Something kind of interesting happened as I was out shooting with my 10-stop ND filter on a chilly February morning. I didn’t have anything specific in mind other than to shoot a picture of this particular fountain on campus, but once I got there and set up my tripod I wondered if there might be a way to incorporate geese into the shot. I took a few shots and liked how the swimming geese added some interesting streaks across the image, but something about the end result just seemed cheap and boring. I thought I could do better. Trouble is, geese aren’t really known for cooperating or doing what you want them to do at all. They mostly just kind of ignore you, hiss at you, or run away. Still, I did think I could get something if I worked at it for a bit.
As I reviewed my images briefly on the back of my camera I thought it would be kind of neat if I could get a shot where one goose was frozen (not literally, but you know what I mean) but everything else was smooth and showed motion. I didn’t know what I could really do to make that kind of a shot happen though, but after some experimenting I realized I would need to strike a balance with my shutter speed: too long and there’s no way a goose would be still in the image. Too short and the picture wouldn’t show movement the way I was hoping. And then there’s the matter of the animals, and trying to work around their obtuse agenda in order to get a shot.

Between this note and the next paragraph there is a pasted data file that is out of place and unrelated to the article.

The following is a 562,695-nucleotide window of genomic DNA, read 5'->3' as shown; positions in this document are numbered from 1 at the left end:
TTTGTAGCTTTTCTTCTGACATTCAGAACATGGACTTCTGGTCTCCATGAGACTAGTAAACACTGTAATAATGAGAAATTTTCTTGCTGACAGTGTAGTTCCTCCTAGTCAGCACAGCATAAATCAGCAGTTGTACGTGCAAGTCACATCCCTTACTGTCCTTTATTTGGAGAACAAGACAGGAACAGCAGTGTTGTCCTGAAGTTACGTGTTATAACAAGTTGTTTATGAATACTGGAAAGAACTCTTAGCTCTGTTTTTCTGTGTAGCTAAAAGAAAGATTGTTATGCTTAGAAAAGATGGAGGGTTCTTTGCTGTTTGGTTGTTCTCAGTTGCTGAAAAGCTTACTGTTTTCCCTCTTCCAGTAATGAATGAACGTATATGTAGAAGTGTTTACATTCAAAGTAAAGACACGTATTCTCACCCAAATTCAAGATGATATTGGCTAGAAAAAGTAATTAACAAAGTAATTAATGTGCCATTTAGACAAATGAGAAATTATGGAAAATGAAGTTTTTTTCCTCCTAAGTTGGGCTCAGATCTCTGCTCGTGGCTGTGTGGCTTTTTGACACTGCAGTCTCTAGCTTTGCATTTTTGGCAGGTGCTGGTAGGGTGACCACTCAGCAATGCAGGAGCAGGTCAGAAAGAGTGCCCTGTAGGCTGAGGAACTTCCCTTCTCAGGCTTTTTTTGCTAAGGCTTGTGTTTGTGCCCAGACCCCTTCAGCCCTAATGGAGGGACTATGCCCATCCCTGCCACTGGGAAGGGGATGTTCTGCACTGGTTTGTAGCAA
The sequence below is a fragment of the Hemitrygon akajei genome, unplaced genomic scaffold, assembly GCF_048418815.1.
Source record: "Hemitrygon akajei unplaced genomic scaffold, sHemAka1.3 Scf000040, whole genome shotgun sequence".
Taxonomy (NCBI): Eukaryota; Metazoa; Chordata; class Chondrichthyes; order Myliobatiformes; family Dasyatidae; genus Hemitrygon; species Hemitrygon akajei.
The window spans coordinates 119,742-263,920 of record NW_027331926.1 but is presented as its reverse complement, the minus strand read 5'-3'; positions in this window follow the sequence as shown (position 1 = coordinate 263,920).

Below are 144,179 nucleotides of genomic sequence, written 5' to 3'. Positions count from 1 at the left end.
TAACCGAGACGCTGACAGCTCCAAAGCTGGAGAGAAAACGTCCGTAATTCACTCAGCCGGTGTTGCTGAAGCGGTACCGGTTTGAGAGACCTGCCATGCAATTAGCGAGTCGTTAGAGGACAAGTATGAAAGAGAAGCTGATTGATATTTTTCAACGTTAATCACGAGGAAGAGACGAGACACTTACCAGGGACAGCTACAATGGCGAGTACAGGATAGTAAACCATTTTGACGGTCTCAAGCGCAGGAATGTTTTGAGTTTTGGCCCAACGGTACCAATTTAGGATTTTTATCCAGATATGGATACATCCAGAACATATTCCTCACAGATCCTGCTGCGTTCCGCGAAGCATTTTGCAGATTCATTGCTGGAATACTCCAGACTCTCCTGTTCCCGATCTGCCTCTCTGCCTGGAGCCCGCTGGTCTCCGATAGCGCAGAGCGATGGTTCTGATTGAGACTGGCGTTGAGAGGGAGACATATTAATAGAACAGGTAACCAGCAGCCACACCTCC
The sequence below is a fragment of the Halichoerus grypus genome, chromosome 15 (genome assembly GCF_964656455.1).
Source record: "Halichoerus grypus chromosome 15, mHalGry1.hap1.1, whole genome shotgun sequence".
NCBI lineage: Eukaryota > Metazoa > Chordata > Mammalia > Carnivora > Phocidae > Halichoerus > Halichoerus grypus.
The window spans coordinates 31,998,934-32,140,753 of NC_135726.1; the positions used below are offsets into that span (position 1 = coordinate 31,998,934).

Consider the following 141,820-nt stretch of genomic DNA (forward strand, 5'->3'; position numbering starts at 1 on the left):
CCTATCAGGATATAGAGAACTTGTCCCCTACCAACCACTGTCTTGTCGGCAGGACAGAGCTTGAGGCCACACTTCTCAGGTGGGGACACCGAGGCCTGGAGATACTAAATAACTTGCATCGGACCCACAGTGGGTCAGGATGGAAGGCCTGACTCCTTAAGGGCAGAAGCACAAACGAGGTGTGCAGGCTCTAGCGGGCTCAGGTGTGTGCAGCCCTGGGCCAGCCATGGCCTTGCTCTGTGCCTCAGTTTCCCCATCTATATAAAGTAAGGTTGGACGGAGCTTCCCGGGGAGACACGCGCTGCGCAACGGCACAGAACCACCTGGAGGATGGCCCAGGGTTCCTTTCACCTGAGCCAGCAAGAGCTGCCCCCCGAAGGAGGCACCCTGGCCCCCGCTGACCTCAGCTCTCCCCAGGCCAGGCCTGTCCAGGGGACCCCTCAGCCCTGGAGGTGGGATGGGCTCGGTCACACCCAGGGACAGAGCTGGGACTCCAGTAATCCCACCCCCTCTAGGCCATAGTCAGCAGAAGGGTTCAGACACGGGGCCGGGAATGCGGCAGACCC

Finally one goose did swim by and, as luck would have it, actually held still for a bit. I quickly dialed in a shutter speed of four seconds and an aperture of f/4.8, and hoped for the best. I pretty much just sat there and held my breath while the shutter was open, hoping against all odds that the goose would remain still. And I’m telling you, not one second after the shutter clicked and the exposure ended that goose in the foreground turned and swam away. It was almost like it was staring at me as I stared back, or maybe it was even posing for the shot. Whatever the case may have been, it resulted in a shot that that, while not perfect, does fill me with a sense of pride and gives me some new techniques to try as I explore the concept of long exposures.
Also on an unrelated note, this post marks the completion of eight years of doing this blog. Eight years, gone in a flash. I’ve learned an awful lot and I appreciate all the comments and questions from you, my readers, and look forward to many many more years of doing Weekly Fifty.